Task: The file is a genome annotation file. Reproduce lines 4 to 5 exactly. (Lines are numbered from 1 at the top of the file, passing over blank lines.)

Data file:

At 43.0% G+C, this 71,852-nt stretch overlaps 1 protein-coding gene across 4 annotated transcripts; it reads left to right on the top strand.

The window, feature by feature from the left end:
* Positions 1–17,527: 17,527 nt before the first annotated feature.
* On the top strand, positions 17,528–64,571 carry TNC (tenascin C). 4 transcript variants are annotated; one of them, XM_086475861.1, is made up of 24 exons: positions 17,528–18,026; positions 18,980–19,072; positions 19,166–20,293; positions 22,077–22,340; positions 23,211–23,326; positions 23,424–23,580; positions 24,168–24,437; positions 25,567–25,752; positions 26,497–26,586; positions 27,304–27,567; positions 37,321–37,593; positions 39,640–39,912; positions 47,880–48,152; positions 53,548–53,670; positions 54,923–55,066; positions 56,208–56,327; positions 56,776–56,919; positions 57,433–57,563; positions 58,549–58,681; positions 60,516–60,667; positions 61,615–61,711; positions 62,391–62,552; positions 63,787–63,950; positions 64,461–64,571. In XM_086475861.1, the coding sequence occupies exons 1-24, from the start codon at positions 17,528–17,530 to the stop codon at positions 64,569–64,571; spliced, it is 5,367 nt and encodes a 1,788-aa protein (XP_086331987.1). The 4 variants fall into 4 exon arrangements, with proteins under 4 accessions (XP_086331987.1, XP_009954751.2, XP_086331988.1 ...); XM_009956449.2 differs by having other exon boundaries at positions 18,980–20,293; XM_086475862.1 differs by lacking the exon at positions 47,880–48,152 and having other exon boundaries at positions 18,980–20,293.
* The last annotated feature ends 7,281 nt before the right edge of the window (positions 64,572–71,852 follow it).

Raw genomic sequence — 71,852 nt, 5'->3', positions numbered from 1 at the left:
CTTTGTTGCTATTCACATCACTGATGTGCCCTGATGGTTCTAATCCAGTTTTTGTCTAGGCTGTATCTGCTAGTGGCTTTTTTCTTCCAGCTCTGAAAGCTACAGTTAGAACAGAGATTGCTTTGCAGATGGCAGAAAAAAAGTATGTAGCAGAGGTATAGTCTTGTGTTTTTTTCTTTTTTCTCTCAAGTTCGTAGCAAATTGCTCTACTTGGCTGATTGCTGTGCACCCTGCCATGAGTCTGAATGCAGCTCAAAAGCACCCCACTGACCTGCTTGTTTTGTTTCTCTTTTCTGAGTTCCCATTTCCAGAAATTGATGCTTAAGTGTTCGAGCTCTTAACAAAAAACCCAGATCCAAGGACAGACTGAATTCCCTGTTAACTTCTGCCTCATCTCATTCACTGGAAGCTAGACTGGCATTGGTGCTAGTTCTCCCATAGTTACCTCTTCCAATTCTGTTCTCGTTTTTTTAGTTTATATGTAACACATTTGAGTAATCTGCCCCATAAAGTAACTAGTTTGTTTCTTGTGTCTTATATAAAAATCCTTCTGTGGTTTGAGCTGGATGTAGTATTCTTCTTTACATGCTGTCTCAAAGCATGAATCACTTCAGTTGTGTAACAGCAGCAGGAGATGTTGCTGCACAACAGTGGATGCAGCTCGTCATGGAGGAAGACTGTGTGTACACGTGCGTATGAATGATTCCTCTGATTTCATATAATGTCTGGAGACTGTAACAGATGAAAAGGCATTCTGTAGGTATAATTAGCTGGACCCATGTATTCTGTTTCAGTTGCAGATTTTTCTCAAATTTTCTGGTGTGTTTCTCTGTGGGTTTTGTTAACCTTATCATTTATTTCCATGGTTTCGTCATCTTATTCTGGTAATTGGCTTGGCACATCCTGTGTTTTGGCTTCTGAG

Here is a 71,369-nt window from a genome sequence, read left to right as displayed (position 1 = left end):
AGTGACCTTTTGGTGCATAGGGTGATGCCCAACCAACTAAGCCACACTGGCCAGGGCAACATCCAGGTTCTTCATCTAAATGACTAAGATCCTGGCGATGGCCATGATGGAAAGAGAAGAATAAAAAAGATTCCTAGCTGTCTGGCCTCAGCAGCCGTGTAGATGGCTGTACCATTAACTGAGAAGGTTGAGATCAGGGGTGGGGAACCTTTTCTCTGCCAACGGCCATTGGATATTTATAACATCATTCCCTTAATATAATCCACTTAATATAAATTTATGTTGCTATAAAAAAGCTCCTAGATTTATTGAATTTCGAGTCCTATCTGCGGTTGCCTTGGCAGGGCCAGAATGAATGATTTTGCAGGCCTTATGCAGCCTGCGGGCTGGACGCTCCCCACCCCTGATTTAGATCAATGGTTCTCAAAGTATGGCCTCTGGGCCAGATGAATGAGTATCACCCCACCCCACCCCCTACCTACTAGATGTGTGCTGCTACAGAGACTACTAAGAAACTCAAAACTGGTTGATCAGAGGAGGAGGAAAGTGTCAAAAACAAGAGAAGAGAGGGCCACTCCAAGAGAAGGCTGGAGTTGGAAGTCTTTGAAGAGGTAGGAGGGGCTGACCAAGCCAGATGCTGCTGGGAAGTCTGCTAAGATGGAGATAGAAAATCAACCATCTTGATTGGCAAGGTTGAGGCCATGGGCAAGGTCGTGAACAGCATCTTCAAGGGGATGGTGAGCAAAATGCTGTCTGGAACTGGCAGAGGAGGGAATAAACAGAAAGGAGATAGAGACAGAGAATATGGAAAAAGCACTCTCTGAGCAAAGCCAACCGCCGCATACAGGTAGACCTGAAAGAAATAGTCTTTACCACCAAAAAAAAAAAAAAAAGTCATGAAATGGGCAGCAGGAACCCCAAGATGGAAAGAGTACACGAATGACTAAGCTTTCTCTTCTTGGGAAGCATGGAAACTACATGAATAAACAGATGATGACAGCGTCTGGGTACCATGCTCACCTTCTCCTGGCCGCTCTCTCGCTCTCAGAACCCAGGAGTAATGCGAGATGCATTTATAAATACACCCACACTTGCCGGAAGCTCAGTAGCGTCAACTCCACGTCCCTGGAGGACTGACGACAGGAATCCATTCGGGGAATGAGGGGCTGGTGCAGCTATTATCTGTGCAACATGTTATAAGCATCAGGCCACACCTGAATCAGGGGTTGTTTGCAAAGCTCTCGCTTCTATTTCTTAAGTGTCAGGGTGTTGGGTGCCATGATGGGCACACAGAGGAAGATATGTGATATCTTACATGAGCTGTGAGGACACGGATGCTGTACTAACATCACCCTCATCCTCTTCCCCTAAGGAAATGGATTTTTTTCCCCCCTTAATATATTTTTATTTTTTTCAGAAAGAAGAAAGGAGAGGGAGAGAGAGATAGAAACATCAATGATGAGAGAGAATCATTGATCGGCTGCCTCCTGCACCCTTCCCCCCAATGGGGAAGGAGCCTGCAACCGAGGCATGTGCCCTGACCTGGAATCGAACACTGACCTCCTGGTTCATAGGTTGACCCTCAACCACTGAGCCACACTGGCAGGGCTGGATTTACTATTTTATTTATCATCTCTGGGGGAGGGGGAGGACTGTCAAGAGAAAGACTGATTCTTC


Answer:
* On the top strand, positions 17,528–64,571 carry TNC (tenascin C). 4 transcript variants are annotated; one of them, XM_086475861.1, is made up of 24 exons: positions 17,528–18,026; positions 18,980–19,072; positions 19,166–20,293; positions 22,077–22,340; positions 23,211–23,326; positions 23,424–23,580; positions 24,168–24,437; positions 25,567–25,752; positions 26,497–26,586; positions 27,304–27,567; positions 37,321–37,593; positions 39,640–39,912; positions 47,880–48,152; positions 53,548–53,670; positions 54,923–55,066; positions 56,208–56,327; positions 56,776–56,919; positions 57,433–57,563; positions 58,549–58,681; positions 60,516–60,667; positions 61,615–61,711; positions 62,391–62,552; positions 63,787–63,950; positions 64,461–64,571. In XM_086475861.1, the coding sequence occupies exons 1-24, from the start codon at positions 17,528–17,530 to the stop codon at positions 64,569–64,571; spliced, it is 5,367 nt and encodes a 1,788-aa protein (XP_086331987.1). The 4 variants fall into 4 exon arrangements, with proteins under 4 accessions (XP_086331987.1, XP_009954751.2, XP_086331988.1 ...); XM_009956449.2 differs by having other exon boundaries at positions 18,980–20,293; XM_086475862.1 differs by lacking the exon at positions 47,880–48,152 and having other exon boundaries at positions 18,980–20,293.
* The last annotated feature ends 7,281 nt before the right edge of the window (positions 64,572–71,852 follow it).